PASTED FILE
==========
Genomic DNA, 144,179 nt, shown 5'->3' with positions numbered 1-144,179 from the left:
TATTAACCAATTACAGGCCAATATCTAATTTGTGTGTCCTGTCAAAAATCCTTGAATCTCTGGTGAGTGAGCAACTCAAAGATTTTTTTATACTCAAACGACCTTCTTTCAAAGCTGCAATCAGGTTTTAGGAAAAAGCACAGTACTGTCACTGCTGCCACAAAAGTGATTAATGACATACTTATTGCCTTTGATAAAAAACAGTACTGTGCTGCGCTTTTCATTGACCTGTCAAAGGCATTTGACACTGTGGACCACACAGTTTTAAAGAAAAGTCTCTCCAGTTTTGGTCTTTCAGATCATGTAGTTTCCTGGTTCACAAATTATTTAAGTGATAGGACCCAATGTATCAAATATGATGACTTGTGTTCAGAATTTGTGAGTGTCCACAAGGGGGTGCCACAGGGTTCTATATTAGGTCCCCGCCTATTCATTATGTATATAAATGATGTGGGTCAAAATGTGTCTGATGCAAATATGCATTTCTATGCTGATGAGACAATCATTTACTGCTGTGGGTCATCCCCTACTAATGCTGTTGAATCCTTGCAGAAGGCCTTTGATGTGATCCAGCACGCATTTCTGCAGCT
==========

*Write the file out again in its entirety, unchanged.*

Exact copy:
Genomic DNA, 144,179 nt, shown 5'->3' with positions numbered 1-144,179 from the left:
TATTAACCAATTACAGGCCAATATCTAATTTGTGTGTCCTGTCAAAAATCCTTGAATCTCTGGTGAGTGAGCAACTCAAAGATTTTTTTATACTCAAACGACCTTCTTTCAAAGCTGCAATCAGGTTTTAGGAAAAAGCACAGTACTGTCACTGCTGCCACAAAAGTGATTAATGACATACTTATTGCCTTTGATAAAAAACAGTACTGTGCTGCGCTTTTCATTGACCTGTCAAAGGCATTTGACACTGTGGACCACACAGTTTTAAAGAAAAGTCTCTCCAGTTTTGGTCTTTCAGATCATGTAGTTTCCTGGTTCACAAATTATTTAAGTGATAGGACCCAATGTATCAAATATGATGACTTGTGTTCAGAATTTGTGAGTGTCCACAAGGGGGTGCCACAGGGTTCTATATTAGGTCCCCGCCTATTCATTATGTATATAAATGATGTGGGTCAAAATGTGTCTGATGCAAATATGCATTTCTATGCTGATGAGACAATCATTTACTGCTGTGGGTCATCCCCTACTAATGCTGTTGAATCCTTGCAGAAGGCCTTTGATGTGATCCAGCACGCATTTCTGCAGCT